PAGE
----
Is there another book in the pipeline? Can you talk about what you’re working on now?

I am not quite ready for my next book yet. I still need to digest this one and still need to do a bit of work with this one. There is a potential project with this book that is rather quite exciting, and if it took off, it would take up most of my time for the next year or so. But the chances that it will happen is 1/1000 or less so I think I can still keep dreaming. It’s always good to have a dream and a goal though, so that keeps me going.

Any tips for fellow bloggers interested in writing a book?

My writing tutor told me that the most important thing was ‘tenacity.’ As a writer, you have to have so much perseverance, dedication and determination. Of course talent helps, but what sets a writer apart is their hard work: to sit on that chair and write every day, to finish that book, to edit, edit, edit, to send it to agents and publishers, to accept rejection and to just keep going until one day you may get to see your book on a bookshelf in a bookstore. It is incredibly hard work, but to succeed, you need to work harder than anyone else and never give up.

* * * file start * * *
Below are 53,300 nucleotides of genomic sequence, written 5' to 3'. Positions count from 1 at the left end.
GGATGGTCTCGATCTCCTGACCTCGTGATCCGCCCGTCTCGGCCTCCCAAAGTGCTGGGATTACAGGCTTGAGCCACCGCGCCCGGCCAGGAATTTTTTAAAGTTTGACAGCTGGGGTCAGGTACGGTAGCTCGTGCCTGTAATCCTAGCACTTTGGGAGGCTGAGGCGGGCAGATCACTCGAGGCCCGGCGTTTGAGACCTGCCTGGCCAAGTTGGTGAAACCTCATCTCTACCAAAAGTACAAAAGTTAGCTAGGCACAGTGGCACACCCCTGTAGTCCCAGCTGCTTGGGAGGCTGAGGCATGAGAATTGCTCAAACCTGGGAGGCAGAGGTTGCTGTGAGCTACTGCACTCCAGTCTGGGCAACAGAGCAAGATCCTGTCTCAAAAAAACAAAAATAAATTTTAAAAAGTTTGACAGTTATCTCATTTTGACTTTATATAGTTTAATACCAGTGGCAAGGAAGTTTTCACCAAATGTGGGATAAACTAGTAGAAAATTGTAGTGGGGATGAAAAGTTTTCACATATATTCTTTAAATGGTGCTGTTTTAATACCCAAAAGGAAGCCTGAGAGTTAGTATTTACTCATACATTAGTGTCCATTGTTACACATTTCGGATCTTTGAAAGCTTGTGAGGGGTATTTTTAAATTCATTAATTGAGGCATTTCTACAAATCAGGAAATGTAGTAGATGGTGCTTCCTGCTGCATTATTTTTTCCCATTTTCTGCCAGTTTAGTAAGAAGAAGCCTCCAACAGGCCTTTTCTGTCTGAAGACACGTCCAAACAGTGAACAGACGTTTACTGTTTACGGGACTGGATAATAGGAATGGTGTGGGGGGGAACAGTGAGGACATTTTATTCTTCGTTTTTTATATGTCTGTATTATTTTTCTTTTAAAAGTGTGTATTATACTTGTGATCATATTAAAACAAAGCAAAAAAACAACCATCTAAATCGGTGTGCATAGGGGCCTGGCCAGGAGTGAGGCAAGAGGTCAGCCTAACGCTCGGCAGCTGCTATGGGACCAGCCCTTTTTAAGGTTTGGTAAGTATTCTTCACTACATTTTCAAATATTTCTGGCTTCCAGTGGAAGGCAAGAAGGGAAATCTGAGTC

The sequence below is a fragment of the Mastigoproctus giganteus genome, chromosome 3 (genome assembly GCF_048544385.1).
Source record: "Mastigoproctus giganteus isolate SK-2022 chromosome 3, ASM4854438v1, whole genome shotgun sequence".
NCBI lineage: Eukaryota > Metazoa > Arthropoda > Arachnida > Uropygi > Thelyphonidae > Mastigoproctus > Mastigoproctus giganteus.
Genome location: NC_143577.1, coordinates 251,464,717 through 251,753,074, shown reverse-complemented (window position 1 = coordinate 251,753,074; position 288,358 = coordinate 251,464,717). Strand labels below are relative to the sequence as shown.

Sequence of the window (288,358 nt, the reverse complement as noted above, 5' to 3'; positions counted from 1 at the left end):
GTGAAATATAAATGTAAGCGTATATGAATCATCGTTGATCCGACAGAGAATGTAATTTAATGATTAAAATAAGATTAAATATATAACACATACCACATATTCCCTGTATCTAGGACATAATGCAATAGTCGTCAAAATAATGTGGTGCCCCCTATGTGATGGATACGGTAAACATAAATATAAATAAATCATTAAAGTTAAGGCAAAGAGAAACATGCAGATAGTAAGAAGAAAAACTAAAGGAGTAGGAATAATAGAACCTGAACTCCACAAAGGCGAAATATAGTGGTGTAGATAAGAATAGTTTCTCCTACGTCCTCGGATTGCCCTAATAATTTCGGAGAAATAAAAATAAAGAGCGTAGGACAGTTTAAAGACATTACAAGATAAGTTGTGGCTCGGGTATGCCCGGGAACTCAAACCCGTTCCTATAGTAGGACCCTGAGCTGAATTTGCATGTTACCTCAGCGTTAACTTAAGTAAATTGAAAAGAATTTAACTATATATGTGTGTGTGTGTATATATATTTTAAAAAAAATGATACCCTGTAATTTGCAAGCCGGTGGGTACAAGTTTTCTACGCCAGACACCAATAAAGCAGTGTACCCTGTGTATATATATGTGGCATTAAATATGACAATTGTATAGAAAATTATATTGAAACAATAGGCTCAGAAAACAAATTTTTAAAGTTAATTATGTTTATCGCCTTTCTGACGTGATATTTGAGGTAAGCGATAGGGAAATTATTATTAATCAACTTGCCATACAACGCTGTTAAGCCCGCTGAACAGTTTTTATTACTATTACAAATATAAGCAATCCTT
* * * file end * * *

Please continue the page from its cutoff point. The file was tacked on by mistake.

Isabella quote

Oh, and luck really helps too, but unfortunately I can’t help you with that! What you can do though is to keep going…

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Many thanks to Isabella for answering my (often very long) questions. It’s great to find out more about her and her book. I think she handled her new found fame much better than I would have done. I can’t wait to see if her exciting project comes off, I’ll keep my fingers crossed.

You can read my review and an excerpt of The Beta Mum: Adventures In Alpha Land here. You can also follow more of Isabella’s adventures via her blog, on Twitter and, of course, you can buy her book via Amazon in paperback or for Kindle here.

I’ll have two more Behind The Book guests next month. Don’t forget you can now follow After The Rain on Facebook so you need never miss a post.